The Bureau of Economic Analysis report notes that COVID-19 stay-at-home orders “led to rapid changes in demand as consumers canceled, restricted, or redirected their spending,” and there was a 17.4-percent drop in real gross output for the outdoor recreation economy in 2020. Outdoor recreation employment also declined, from a 9-percent dip in Indiana to a pretty major 27-percent loss in Hawaii.

Of course, the bright spot of the pandemic has been the uptick in outdoor recreation participation and public land visitation—but how did this translate to spending?

The BEA splits total outdoor recreation activities into three segments: 1) The core activities, like hunting, fishing, hiking, biking, etc.; 2) supporting activities, like visiting restaurants or booking hotel rooms while traveling for outdoor recreation; and 3) other outdoor recreation, like visiting outdoor waterparks, festivals, sporting events, and concerts.

Of those three categories, as you can imagine, there has been more of an impact on travel and tourism spending and outdoor events with big crowds during COVID. Meanwhile, the value added by the conventional outdoor recreation segment in 2020 jumped to 37.4 percent, compared with 30.6 percent in 2019. This increase was due to higher spending on boating, fishing, and RVing, which will hopefully continue.

Why This Affects Conservation

The BEA makes an annual update of the Outdoor Recreation Satellite Account, which measures economic activity and sales generated by a broad range of outdoor recreation activities, including hunting, fishing, boating, and RVing. They track each industry’s production of outdoor goods and services, the sector’s contributions to the U.S. GDP, and statistics on outdoor employment and compensation. To learn more about the BEA’s 2020 report, click here.

This valuable data has only been available in the last five years, since passage of the Outdoor Recreation Jobs and Economic Impact Act. This was a major victory for the hunting and fishing community, because the more we can point to the economic benefits of outdoor recreation, the easier it becomes to advocate for habitat and access improvements and investment in conservation.

Understanding the value of outdoor recreation at the state and national level should help to push lawmakers to spend wisely on conservation priorities that will have a ripple effect on not only habitat but also hunting and fishing opportunities, employment, and our personal wellbeing.

The TRCP and partners have outlined six legislative priorities that would be a win-win for the economy and conservation, and we released a report that shows more jobs are created per million dollars invested in conservation than in most other business sectors. Learn more on our Conservation Works for America page.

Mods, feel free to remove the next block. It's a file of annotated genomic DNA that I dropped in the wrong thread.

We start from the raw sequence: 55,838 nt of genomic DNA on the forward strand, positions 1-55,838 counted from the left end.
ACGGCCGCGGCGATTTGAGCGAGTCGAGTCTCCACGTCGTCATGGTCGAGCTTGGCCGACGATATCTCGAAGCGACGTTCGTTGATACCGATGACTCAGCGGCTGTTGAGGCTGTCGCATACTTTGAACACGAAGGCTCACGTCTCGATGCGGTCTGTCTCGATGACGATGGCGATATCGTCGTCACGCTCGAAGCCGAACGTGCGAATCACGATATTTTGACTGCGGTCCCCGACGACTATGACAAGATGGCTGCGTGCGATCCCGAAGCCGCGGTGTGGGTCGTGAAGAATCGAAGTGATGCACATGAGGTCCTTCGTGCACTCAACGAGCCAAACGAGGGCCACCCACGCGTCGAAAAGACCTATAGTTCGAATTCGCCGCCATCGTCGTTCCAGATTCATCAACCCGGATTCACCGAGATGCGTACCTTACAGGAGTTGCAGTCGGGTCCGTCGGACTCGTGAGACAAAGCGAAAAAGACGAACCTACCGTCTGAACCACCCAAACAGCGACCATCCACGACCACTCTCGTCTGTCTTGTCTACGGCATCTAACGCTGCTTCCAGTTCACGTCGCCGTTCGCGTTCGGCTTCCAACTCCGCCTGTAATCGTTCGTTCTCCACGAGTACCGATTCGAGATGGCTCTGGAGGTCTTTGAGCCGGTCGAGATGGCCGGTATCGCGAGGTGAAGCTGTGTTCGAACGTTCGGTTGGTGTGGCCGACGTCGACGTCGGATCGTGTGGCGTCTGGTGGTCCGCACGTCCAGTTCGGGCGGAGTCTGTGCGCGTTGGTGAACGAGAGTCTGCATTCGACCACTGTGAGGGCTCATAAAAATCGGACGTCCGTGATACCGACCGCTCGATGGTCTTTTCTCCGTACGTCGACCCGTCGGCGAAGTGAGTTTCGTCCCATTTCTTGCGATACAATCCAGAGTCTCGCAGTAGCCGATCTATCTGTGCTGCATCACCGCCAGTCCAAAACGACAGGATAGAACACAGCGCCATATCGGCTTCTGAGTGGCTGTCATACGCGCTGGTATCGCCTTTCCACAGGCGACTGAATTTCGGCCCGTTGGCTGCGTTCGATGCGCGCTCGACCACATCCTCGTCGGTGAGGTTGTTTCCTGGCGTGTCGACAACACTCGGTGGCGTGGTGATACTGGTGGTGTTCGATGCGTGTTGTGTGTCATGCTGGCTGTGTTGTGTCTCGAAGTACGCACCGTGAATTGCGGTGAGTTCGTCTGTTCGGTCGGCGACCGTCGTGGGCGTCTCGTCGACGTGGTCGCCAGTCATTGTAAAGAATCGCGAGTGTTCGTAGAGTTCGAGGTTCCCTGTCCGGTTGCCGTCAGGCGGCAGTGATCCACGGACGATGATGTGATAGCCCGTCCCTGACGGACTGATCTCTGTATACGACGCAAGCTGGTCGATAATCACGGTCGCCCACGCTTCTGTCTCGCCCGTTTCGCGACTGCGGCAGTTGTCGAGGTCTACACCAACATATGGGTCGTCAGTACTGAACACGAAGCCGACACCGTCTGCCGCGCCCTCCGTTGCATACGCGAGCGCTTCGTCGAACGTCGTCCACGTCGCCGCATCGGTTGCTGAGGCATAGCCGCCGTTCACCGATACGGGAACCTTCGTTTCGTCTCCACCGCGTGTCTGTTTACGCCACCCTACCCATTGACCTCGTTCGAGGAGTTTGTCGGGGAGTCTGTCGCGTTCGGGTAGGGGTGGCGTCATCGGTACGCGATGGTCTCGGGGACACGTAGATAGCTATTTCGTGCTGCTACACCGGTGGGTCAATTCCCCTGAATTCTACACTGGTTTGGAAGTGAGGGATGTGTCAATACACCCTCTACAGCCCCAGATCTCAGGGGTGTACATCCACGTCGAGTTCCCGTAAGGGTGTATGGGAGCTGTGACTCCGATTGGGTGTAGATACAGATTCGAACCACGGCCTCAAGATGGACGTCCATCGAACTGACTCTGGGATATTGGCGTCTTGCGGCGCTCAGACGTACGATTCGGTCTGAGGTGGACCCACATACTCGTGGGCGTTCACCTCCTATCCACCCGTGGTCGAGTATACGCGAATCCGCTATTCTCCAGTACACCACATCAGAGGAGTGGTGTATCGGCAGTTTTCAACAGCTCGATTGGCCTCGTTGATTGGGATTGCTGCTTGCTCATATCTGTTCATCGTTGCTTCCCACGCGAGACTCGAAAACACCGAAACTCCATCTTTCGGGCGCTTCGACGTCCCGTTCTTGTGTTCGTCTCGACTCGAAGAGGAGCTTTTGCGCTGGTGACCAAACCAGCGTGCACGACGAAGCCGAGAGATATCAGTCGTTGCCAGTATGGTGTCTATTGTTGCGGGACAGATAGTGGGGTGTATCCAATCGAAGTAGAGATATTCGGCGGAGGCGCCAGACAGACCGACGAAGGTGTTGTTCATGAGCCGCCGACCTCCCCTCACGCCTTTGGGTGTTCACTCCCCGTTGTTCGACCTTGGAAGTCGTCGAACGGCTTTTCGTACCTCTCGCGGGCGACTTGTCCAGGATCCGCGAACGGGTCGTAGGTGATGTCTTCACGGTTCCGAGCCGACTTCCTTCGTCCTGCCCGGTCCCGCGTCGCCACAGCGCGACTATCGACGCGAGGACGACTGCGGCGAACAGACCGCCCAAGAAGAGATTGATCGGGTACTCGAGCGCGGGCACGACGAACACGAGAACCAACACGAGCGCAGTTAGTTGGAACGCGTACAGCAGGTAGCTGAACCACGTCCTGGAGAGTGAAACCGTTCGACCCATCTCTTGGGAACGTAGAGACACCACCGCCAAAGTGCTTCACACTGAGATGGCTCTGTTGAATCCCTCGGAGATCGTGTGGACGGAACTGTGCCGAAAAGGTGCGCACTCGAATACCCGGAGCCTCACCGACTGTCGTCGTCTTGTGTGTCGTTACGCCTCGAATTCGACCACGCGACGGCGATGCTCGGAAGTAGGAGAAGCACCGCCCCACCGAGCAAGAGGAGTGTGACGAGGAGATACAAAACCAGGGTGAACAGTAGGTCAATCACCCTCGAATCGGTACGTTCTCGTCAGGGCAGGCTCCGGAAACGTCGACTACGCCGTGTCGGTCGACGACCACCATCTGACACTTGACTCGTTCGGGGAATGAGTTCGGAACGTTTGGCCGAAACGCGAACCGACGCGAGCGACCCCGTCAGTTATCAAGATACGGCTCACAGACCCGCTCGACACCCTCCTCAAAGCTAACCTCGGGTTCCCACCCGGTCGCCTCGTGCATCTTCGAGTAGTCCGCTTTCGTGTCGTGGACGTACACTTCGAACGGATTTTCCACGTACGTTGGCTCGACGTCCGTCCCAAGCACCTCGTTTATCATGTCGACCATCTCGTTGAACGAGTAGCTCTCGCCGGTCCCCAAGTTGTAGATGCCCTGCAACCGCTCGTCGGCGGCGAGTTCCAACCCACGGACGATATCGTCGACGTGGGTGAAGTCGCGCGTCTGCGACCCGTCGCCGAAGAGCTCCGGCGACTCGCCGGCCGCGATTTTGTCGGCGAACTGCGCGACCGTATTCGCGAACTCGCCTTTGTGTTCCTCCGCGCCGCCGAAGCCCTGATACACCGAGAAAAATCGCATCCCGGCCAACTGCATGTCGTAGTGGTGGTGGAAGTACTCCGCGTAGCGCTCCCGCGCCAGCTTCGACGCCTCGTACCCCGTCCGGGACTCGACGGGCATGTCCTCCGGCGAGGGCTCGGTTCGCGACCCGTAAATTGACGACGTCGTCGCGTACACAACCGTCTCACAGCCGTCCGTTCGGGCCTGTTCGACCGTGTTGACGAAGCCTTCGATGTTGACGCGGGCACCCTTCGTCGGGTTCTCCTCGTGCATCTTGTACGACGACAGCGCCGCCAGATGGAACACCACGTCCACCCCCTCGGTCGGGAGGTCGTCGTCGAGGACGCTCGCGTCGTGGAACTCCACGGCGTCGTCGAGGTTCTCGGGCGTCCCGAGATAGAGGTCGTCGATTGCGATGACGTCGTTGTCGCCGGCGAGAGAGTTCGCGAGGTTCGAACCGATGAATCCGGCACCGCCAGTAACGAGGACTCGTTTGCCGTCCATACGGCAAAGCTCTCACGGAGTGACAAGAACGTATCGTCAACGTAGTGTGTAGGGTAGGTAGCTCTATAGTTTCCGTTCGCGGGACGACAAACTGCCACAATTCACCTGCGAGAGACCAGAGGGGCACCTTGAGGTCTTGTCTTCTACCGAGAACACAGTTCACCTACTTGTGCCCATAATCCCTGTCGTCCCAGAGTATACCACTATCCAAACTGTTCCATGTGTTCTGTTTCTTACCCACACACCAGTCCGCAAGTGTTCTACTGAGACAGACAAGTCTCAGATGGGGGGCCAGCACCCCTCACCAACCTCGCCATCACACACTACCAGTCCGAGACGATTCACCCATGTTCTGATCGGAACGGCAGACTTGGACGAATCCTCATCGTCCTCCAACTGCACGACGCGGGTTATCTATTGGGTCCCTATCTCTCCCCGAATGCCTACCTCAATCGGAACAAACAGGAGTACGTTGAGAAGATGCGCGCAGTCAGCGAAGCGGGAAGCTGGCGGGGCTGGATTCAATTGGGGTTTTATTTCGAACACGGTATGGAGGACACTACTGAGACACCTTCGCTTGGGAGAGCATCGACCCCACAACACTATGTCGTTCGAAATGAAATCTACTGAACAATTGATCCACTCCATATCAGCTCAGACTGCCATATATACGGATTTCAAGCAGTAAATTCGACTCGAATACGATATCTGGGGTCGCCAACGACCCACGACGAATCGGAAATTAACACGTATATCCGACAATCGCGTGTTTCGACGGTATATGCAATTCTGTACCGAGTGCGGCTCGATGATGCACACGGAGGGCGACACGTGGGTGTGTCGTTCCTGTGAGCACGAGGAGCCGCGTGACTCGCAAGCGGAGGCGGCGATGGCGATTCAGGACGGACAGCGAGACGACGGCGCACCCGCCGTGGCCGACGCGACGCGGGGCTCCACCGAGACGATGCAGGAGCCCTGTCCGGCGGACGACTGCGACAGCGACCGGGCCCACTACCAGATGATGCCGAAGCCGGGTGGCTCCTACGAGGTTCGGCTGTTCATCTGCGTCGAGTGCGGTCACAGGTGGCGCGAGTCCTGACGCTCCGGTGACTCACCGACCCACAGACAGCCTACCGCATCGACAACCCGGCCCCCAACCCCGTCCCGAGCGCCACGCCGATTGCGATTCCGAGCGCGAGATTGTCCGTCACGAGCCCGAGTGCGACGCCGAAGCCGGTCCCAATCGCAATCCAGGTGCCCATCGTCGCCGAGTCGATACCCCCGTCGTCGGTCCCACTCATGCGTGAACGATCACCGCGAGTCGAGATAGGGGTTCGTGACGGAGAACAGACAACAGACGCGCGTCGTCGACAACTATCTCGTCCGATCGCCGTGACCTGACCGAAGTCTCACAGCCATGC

Andrew Earl

October 19, 2021

New Legislation Introduced to Study and Help Stop the Spread of CWD

The Chronic Wasting Disease Research and Management Act provides a bipartisan avenue for hunters, wildlife managers, and captive industry stakeholders to address the growing threat posed by the disease

Today, Representatives Ron Kind (D-Wis.) and Glenn Thompson (R-Pa.) introduced legislation to address a host of state and federal needs in the fight to contain the spread of chronic wasting disease. CWD remains the top threat to the future of deer hunting in the U.S.

The TRCP applauds the Chronic Wasting Disease Research and Management Act, which is the result of several months of discussion and debate among wildlife partners and captive industry stakeholders. The legislation would expand the federal government’s role in the fight to address CWD in four key ways:

  • By authorizing $35 million annually for the U.S. Department of Agriculture to partner with state wildlife and agriculture agencies for CWD management activities. Learn how states use these funds here.
  • By authorizing another $35 million annually for CWD research. Specifically, research grants will focus on improved testing techniques, long-term suppression strategies, environmental transmission factors, and more.
  • By directing the USDA to solicit feedback for improvements to the Herd Certification Program, which accredits captive operations as “low-risk” for CWD contamination.
  • By requiring the USDA to develop, maintain, and publicize educational materials on CWD best practices and precautions based on the best-available science.

“The threat posed by CWD to deer hunting in America is difficult to overstate—for too long, funding woes, research questions, and ineffectual enforcement have resulted in a worsening status quo,” says Whit Fosburgh, president and CEO of the Theodore Roosevelt Conservation Partnership. “Curbing the accelerated spread of this disease each year requires an all-encompassing effort that can only be achieved by the pragmatic, bipartisan approach in this bill. The TRCP and our partners are grateful for the leadership of Representatives Kind and Thompson and look forward to working alongside both lawmakers to bring this critical legislation to passage.”

To learn more about CWD and how to get involved, read our latest blog.

Photo by Kirsten Strough courtesy of the USDA.

HOW YOU CAN HELP

CONSERVATION WORKS FOR AMERICA

As our nation rebounds from the COVID pandemic, policymakers are considering significant investments in infrastructure. Hunters and anglers see this as an opportunity to create conservation jobs, restore habitat, and boost fish and wildlife populations.

Learn More
Subscribe

You have Successfully Subscribed!

You have Successfully Subscribed!

You have Successfully Subscribed!

You have Successfully Subscribed!

You have Successfully Subscribed!